I INTRODUCTION 103 II BACKGROUND ON GATT AND HUMAN RIGHTS SANCTIONS 104 I. Background on GATT Dispute Resolution 104 II. Frequency and Utility of Sanctions to Promote Human 107 Rights III. Sanctions under GATT 109 III THE DECISIONS IN EC--SEAL PRODUCTS 110 I. Factual Background and Litigation History 110 II. Panel Decision 111 III. Appellate Body Decision 112 IV WOULD THE SANCTIONS FALL WITHIN THE SCOPE OF 113 "PUBLIC MORALS"? I. Defining "Public Morals" 113 II. Overcoming the Outwardly-Directed Objection 116 V WOULD THE SANCTIONS PASS THE NECESSITY TEST? 121 I. Importance of the Public Moral Interest 121 II. Overcoming the Challenge of Demonstrating Effectiveness 121 III. Restrictive Impact on Trade 124 IV. Overall Balancing 124 VI WOULD THE SANCTIONS PASS THE CHAPEAU TEST? 125 I. Singling Out Serious Human Rights Abusers Is Justifiable 125 II. Careful Tailoring of Exceptions and Procedural 126 Safeguards VII CONCLUSION 128 I INTRODUCTION
The relationship between the World Trade Organization (WTO) international trade regime and human rights has attracted considerable scholarly attention. (1) One specific aspect of this relationship is the potential to use the Article XX(a) public morals exception clause in the General Agreement on Tariffs and Trade (2) (GATT) to justify human rights sanctions. (3) This concern is especially strong in the case of gross human rights abuses, such as the mass atrocity crimes of genocide, war crimes, and crimes against humanity. (4) The recent decisions of the Panel (5) and the Appellate Body (6) in European Communities--Measures Prohibiting the Importation and Marketing of Seal Products (EC--Seal Products) mark a significant development in WTO jurisprudence on Article XX(a) and the necessity and chapeau tests. This essay will examine whether, when combined with previous WTO jurisprudence, EC--Seal Products opens the door to using the Article XX(a) public morals exception to justify imposing trade sanctions on WTO members engaged in mass atrocity crimes when the processes and production methods for the sanctioned products do not involve human rights abuses. It will begin by both providing background information on GATT and human rights sanctions, and summarizing the decisions in EC--Seal Products. It will then consider whether sanctions in response to mass atrocity crimes fall within the scope of "public morals," and will finally analyze whether and under what conditions they could pass the necessity and chapeau tests.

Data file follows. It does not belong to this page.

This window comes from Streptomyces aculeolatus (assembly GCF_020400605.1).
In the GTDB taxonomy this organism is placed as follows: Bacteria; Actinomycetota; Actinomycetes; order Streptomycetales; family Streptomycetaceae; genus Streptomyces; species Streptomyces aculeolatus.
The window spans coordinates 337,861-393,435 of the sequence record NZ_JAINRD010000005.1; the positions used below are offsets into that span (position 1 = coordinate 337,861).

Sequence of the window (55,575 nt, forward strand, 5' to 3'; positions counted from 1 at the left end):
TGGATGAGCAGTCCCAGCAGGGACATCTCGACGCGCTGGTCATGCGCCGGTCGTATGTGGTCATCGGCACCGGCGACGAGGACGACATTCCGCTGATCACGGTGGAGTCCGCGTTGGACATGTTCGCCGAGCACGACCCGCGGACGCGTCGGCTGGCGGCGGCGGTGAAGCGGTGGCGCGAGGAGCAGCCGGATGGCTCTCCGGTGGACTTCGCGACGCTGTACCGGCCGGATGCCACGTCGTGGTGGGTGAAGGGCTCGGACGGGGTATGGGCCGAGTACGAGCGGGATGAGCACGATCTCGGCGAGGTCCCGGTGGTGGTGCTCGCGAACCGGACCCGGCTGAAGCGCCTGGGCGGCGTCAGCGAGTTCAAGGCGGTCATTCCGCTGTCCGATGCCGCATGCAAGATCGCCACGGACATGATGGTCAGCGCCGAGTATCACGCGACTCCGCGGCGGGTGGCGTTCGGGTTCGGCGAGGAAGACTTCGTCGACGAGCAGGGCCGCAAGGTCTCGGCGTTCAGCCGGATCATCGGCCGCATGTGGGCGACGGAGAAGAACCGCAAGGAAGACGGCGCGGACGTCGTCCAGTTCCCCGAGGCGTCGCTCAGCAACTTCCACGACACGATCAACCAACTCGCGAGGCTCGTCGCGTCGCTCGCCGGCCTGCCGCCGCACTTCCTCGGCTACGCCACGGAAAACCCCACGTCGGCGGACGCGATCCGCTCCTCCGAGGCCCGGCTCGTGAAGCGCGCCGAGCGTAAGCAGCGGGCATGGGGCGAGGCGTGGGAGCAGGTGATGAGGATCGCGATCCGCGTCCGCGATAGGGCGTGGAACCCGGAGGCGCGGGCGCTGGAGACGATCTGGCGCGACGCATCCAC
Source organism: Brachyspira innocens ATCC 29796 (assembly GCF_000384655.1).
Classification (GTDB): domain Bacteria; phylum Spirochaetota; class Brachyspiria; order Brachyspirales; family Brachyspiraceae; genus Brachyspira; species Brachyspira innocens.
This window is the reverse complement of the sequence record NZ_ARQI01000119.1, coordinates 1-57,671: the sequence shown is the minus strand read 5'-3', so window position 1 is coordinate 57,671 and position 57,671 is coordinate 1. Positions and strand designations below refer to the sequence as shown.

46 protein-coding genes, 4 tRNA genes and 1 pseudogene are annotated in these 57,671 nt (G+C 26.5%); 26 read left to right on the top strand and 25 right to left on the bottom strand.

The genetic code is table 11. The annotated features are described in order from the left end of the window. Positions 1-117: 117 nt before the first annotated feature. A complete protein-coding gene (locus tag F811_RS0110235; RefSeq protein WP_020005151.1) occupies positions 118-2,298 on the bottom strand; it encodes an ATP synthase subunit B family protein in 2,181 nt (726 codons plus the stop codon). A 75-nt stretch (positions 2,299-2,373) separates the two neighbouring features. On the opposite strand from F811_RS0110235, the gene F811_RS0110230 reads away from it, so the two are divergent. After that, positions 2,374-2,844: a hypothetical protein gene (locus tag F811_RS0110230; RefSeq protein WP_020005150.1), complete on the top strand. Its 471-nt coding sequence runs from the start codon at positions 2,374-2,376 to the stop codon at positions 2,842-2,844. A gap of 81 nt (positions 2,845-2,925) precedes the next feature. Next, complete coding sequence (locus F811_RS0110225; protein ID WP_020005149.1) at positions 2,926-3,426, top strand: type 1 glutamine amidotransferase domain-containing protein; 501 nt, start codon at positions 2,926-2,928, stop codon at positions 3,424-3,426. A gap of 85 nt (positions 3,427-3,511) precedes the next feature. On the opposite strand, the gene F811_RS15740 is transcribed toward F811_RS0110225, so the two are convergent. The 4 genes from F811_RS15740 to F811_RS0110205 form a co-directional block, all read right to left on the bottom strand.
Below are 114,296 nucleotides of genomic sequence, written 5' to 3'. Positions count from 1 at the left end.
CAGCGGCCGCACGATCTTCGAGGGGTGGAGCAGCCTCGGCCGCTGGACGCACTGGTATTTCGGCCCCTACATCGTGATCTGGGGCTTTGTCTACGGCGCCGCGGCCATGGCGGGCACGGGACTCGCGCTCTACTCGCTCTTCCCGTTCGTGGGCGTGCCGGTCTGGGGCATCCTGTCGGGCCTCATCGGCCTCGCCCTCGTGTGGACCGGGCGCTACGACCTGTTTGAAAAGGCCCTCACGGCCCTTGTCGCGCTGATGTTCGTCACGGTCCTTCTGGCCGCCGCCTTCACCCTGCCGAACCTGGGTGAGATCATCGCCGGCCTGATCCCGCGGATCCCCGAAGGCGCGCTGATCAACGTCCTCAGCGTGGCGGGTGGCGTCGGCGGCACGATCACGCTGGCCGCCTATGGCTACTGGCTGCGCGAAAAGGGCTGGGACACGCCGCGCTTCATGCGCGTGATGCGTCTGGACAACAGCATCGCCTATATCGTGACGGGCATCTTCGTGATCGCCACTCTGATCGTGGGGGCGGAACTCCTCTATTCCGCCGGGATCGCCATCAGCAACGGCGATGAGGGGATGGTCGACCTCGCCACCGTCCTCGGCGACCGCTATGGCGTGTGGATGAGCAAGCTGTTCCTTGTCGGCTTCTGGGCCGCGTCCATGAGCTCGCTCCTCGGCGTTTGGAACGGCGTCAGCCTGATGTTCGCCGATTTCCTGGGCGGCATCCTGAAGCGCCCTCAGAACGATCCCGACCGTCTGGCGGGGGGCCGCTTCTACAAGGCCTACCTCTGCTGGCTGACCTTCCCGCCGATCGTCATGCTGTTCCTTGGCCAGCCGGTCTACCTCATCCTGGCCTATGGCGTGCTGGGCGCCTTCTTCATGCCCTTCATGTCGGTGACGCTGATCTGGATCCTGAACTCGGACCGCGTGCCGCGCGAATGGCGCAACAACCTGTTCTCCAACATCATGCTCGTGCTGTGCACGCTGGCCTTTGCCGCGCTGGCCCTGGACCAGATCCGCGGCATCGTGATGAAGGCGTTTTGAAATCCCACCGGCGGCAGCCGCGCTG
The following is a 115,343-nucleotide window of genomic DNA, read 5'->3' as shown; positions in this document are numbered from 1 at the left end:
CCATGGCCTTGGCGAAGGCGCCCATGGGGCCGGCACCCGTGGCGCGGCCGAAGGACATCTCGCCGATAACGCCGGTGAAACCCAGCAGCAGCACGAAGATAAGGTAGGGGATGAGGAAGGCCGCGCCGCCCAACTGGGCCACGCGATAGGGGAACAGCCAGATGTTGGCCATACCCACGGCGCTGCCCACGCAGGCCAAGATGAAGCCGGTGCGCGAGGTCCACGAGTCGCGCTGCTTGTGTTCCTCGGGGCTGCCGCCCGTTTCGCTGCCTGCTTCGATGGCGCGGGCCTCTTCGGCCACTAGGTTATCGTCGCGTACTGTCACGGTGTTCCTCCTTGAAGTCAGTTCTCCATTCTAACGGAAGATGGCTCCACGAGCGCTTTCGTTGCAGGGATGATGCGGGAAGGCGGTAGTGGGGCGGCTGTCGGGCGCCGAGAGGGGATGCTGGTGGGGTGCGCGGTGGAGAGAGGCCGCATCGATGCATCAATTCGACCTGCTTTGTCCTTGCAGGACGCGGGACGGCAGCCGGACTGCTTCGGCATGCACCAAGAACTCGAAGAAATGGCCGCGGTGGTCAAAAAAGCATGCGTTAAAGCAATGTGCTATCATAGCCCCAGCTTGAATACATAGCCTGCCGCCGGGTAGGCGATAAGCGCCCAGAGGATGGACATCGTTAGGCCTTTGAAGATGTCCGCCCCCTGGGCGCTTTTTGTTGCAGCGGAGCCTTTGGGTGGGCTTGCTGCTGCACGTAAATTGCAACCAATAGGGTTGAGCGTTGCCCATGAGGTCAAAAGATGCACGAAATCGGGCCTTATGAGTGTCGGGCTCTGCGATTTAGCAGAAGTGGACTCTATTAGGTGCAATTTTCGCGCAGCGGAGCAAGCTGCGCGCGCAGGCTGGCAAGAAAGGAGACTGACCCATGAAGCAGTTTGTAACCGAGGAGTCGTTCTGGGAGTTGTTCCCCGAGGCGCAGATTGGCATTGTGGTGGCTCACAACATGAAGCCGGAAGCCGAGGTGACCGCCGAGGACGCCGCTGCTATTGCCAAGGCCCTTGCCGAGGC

This essay argues that the Article XX(a) public morals exception permits states to impose unilateral sanctions on WTO members engaged in mass atrocity crimes even where the processes and production methods of the sanctioned products do not involve human rights abuses. Public moral concern about human rights abuses falls within the existing definition of public morals and the consumer complicity rationale from EC--Seal Products negates both the external-internal distinction and the argument that the human rights abuses must be tied to the product's processes and production methods. The sanctions could pass the necessity test if they are well-supported by the evidence, since public moral concern about mass atrocity crimes would rank quite highly and EC--Seal Products suggests that formulating the objective in terms of preventing consumer complicity would make it easier to demonstrate effectiveness. Likewise, the sanctions could pass the chapeau test if any exceptions were carefully-tailored for humanitarian purposes, provided that the sanctions contained appropriate procedural safeguards and the target country stood out internationally for human rights violations.
II BACKGROUND ON GATT AND HUMAN RIGHTS SANCTIONS
BACKGROUND ON GATT DISPUTE RESOLUTION
The modern international trade law regime has grown considerably since its birth in 1947. The original General Agreement on Tariffs and Trade was adopted as a response to the shock of the Great Depression and the Second World War and aimed to ensure the preservation of tariff concessions. (7) While the creation of GATT did start the development of a legal regime, it was primarily a political club of capitalist countries that aimed to solve trade problems cooperatively. (8) The international trade regime law expanded dramatically in 1994 when the Uruguay Round of trade negotiations resulted in the Marrakesh Agreement Establishing the World Trade Organization (WTO Agreement). The WTO Agreement introduced four new agreements that expanded the range of trade law from merely trade in goods to encompass services, (9) intellectual property, (10) measures to protect animal or plant life or health," and other technical product regulations and standards. (12) The WTO Agreement also included a new Dispute Settlement Understanding (13) that strengthened and streamlined the dispute settlement process. This agreement established a new Appellate Body to hear appeals against trade panel rulings and took away members' right to block the establishment of panels or the adoption of dispute rulings. (14)